The ostensible reason House Republicans decided to shut down the government is that President Obama, not surprisingly, refuses to repeal, delay or gut Obamacare, his signature legislative achievement. And public opinion seems to be firmly on Obama's side: An overwhelming majority of Americans believe that neither a government shutdown nor a debt ceiling default, which is the next pressure point available to the GOP, should be used to derail Obamacare, even as voters remain split on the law itself. Poll after poll shows public disapproval of the GOP's tactics.
The tragedy of the situation, though, is that, in another sense, the GOP is fighting a battle it has already won, because Senate Democrats and President Obama are willing to enshrine into law the spending levels that House Republicans have been asking for since they seized the House majority in 2010.
As this graph from the Center for American Progress' Michael Linden (a former colleague of mine) and Harry Stein shows, the spending level in the Senate's continuing resolution – which was passed by the upper chamber and would keep the government open if the House would just adopt it – is not only below that enshrined in the 2011 debt ceiling deal, known as the Budget Control Act, but is barely more than that envisioned by the 2014 budget written by House Budget Committee Chairman Paul Ryan, R-Wis., the GOP's fiscal policy darling.
If House Republicans were actually concerned about government spending levels, they would be pocketing the Senate bill and running away with glee. If they were looking to negotiate a budget "compromise" when it comes to spending, they already have it and then some.
But if this shutdown debacle has proven anything, it's that the House Republicans are not actually concerned about spending. Instead, they're using a crisis to implement an agenda that they couldn't convince voters to support at the ballot box. (After all, if Americans hate Obamacare so much, as Republicans continually insist, it's a little odd that they re-elected, by a not particularly close margin, the fellow whose name is on the law.)
During previous battles over whether or not to shut down the government or default on the national debt, the GOP put forth proposals that, at least on the surface, were about spending. But not only are they currently attempting to use a shutdown to force through their health care policy, look at what they contemplated demanding for a debt ceiling increase this time around: repeal of some provisions in the Dodd-Frank financial reform law, Ryan's tax reform plan, blocking net neutrality, implementing the bad joke known as the REINS Act, tossing aside a bevy of environmental protections and means testing Medicare. Oh, and some Republicans wanted an anti-contraception provision added to the bill that would prevent a shutdown, because contraception and funding the government have so very much to do with each other.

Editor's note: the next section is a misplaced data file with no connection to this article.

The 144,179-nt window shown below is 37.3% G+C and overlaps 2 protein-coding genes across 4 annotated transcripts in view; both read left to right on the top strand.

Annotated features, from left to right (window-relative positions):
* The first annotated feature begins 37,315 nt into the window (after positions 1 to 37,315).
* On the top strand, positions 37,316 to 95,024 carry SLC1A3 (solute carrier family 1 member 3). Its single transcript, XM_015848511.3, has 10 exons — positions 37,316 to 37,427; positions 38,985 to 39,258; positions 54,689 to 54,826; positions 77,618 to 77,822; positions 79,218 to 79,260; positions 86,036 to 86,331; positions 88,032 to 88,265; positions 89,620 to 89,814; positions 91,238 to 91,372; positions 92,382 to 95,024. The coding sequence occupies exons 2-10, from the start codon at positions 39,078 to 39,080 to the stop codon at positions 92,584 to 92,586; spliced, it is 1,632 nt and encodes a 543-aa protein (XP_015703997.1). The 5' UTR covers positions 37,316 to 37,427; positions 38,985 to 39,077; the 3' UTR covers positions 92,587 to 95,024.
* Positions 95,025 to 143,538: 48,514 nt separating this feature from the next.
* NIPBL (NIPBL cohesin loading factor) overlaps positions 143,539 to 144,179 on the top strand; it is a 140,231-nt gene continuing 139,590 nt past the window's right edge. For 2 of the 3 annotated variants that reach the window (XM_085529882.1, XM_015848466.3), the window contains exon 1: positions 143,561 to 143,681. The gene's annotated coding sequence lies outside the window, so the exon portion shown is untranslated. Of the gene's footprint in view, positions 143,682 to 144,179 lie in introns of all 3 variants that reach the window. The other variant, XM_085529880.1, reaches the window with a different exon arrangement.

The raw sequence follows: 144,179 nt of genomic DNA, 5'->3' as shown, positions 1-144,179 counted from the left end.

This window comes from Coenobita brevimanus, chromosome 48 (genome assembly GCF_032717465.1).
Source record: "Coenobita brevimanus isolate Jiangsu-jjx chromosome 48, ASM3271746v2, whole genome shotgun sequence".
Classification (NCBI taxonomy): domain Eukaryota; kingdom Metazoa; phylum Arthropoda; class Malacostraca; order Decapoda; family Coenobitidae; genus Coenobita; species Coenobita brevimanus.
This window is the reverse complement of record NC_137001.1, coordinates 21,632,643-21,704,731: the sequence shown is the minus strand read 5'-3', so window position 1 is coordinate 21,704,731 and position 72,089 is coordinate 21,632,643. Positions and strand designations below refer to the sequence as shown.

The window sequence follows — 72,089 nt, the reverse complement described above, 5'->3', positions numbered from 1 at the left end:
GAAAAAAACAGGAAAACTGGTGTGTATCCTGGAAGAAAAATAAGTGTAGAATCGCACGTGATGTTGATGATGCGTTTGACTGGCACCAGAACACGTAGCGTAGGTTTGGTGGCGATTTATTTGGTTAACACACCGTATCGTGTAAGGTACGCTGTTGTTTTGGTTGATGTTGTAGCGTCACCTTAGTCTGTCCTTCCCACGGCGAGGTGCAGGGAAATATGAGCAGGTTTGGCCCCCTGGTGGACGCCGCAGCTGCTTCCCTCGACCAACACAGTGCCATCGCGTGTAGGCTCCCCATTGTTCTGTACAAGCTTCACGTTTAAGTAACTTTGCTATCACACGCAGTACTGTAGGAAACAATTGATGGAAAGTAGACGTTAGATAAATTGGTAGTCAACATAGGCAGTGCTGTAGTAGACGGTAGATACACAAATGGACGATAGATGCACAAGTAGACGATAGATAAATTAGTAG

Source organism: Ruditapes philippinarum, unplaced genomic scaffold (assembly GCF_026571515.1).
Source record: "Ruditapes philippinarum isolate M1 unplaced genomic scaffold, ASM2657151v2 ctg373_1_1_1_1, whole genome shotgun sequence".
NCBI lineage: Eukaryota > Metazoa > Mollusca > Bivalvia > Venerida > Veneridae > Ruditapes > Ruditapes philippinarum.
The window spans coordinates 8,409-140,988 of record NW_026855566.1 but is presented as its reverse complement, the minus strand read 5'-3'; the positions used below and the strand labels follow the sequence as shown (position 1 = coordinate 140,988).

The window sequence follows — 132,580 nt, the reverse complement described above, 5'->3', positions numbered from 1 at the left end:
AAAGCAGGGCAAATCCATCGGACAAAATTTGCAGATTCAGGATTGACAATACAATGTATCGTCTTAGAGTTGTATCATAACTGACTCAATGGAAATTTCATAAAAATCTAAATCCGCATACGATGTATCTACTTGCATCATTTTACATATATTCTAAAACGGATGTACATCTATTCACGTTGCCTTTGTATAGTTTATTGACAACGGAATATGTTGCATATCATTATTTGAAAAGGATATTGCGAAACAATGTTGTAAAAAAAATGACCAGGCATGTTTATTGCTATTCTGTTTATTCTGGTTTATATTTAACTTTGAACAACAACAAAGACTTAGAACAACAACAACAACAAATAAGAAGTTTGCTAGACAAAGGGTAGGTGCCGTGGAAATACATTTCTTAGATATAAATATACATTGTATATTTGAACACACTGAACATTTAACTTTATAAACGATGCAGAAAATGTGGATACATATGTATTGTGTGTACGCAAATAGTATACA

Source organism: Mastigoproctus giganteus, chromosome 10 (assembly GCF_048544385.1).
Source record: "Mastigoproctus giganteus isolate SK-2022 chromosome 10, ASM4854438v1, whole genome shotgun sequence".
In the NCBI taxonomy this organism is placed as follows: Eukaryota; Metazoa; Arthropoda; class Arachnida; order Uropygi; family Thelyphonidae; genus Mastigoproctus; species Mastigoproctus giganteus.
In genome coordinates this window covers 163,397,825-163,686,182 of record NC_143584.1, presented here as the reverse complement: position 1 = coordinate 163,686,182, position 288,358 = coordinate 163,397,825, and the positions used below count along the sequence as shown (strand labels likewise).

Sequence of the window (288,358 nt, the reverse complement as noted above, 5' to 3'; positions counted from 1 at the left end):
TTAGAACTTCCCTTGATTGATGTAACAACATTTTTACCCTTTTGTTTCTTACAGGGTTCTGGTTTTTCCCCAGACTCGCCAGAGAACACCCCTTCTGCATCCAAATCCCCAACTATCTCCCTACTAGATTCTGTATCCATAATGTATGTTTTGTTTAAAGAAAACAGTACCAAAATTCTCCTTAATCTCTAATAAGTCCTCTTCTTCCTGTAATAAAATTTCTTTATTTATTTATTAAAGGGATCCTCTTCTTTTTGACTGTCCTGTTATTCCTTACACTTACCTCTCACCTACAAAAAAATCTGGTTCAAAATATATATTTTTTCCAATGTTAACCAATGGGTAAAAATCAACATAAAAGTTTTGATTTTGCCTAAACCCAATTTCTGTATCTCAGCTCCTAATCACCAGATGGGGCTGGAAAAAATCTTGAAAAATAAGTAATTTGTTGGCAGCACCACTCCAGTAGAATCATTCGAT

These are not the actions of a party concerned with spending levels, even though that's what a government shutdown is technically all about.
So yes, it is entirely likely that, in the end, Republicans will be forced to cave and accept a re-opening of the government that does not involve gutting Obamacare (save for maybe a face-saving concession from the Democrats, such as repealing a tax on medical devices that everyone seems to hate). And they will, if the polls are any indication, be "blamed" for causing the shutdown and lose some of whatever popularity they have left.
But in the grander sense, they already pulled a fast one by getting Senate Democrats to almost unthinkingly accept levels of government spending much closer to the House's ideal plan than to Obama's budget; that funding level, if it becomes the baseline for future negotiations, will undermine important investments in education and science for years to come. If only Republicans had the sense to know when they've already won, the government could open back up.